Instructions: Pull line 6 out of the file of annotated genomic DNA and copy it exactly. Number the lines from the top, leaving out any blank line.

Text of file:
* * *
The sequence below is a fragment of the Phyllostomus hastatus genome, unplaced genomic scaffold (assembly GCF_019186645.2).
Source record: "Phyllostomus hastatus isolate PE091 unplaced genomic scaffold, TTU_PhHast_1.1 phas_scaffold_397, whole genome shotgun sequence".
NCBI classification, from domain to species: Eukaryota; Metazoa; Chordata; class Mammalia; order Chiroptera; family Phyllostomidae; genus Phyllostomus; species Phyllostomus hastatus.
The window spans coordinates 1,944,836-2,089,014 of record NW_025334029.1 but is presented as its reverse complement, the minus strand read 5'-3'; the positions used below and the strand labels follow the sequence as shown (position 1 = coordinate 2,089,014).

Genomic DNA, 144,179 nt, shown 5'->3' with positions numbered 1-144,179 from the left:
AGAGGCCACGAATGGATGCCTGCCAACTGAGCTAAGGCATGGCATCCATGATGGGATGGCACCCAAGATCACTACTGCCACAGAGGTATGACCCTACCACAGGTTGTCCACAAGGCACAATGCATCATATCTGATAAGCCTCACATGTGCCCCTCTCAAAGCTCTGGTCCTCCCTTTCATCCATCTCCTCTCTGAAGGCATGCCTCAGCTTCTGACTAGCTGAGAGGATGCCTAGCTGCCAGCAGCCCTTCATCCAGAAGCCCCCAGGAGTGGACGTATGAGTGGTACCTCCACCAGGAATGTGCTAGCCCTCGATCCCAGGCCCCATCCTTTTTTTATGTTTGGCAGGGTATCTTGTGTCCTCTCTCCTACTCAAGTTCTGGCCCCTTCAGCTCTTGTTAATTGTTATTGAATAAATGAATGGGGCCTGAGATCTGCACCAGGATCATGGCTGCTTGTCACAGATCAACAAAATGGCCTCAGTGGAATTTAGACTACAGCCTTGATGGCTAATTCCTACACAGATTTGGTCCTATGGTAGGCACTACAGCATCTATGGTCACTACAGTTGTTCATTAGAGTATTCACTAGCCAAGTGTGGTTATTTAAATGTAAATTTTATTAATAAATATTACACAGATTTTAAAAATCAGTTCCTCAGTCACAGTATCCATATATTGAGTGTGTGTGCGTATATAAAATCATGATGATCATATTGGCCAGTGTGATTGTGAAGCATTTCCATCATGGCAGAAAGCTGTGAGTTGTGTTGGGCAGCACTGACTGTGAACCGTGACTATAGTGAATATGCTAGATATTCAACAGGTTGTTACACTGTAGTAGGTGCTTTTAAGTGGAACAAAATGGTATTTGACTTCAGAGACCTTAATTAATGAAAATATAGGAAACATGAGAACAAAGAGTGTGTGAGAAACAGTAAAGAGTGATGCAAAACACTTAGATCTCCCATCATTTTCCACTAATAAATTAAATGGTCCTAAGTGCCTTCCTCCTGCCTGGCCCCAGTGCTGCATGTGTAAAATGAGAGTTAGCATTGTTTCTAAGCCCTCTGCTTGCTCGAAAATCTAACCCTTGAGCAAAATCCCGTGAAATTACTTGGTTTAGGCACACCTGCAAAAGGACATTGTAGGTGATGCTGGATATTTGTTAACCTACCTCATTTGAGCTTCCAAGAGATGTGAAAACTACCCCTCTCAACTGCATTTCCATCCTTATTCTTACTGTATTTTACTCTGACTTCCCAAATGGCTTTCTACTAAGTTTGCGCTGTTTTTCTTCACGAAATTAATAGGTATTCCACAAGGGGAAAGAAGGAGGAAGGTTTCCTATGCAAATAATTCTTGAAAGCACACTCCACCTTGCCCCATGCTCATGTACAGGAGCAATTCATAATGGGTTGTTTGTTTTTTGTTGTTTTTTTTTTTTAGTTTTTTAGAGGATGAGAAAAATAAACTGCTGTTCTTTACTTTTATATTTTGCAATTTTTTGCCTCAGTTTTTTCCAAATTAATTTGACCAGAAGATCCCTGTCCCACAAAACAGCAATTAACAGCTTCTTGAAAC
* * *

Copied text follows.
AGAGGCCACGAATGGATGCCTGCCAACTGAGCTAAGGCATGGCATCCATGATGGGATGGCACCCAAGATCACTACTGCCACAGAGGTATGACCCTACCACAGGTTGTCCACAAGGCACAATGCATCATATCTGATAAGCCTCACATGTGCCCCTCTCAAAGCTCTGGTCCTCCCTTTCATCCATCTCCTCTCTGAAGGCATGCCTCAGCTTCTGACTAGCTGAGAGGATGCCTAGCTGCCAGCAGCCCTTCATCCAGAAGCCCCCAGGAGTGGACGTATGAGTGGTACCTCCACCAGGAATGTGCTAGCCCTCGATCCCAGGCCCCATCCTTTTTTTATGTTTGGCAGGGTATCTTGTGTCCTCTCTCCTACTCAAGTTCTGGCCCCTTCAGCTCTTGTTAATTGTTATTGAATAAATGAATGGGGCCTGAGATCTGCACCAGGATCATGGCTGCTTGTCACAGATCAACAAAATGGCCTCAGTGGAATTTAGACTACAGCCTTGATGGCTAATTCCTACACAGATTTGGTCCTATGGTAGGCACTACAGCATCTATGGTCACTACAGTTGTTCATTAGAGTATTCACTAGCCAAGTGTGGTTATTTAAATGTAAATTTTATTAATAAATATTACACAGATTTTAAAAATCAGTTCCTCAGTCACAGTATCCATATATTGAGTGTGTGTGCGTATATAAAATCATGATGATCATATTGGCCAGTGTGATTGTGAAGCATTTCCATCATGGCAGAAAGCTGTGAGTTGTGTTGGGCAGCACTGACTGTGAACCGTGACTATAGTGAATATGCTAGATATTCAACAGGTTGTTACACTGTAGTAGGTGCTTTTAAGTGGAACAAAATGGTATTTGACTTCAGAGACCTTAATTAATGAAAATATAGGAAACATGAGAACAAAGAGTGTGTGAGAAACAGTAAAGAGTGATGCAAAACACTTAGATCTCCCATCATTTTCCACTAATAAATTAAATGGTCCTAAGTGCCTTCCTCCTGCCTGGCCCCAGTGCTGCATGTGTAAAATGAGAGTTAGCATTGTTTCTAAGCCCTCTGCTTGCTCGAAAATCTAACCCTTGAGCAAAATCCCGTGAAATTACTTGGTTTAGGCACACCTGCAAAAGGACATTGTAGGTGATGCTGGATATTTGTTAACCTACCTCATTTGAGCTTCCAAGAGATGTGAAAACTACCCCTCTCAACTGCATTTCCATCCTTATTCTTACTGTATTTTACTCTGACTTCCCAAATGGCTTTCTACTAAGTTTGCGCTGTTTTTCTTCACGAAATTAATAGGTATTCCACAAGGGGAAAGAAGGAGGAAGGTTTCCTATGCAAATAATTCTTGAAAGCACACTCCACCTTGCCCCATGCTCATGTACAGGAGCAATTCATAATGGGTTGTTTGTTTTTTGTTGTTTTTTTTTTTTAGTTTTTTAGAGGATGAGAAAAATAAACTGCTGTTCTTTACTTTTATATTTTGCAATTTTTTGCCTCAGTTTTTTCCAAATTAATTTGACCAGAAGATCCCTGTCCCACAAAACAGCAATTAACAGCTTCTTGAAAC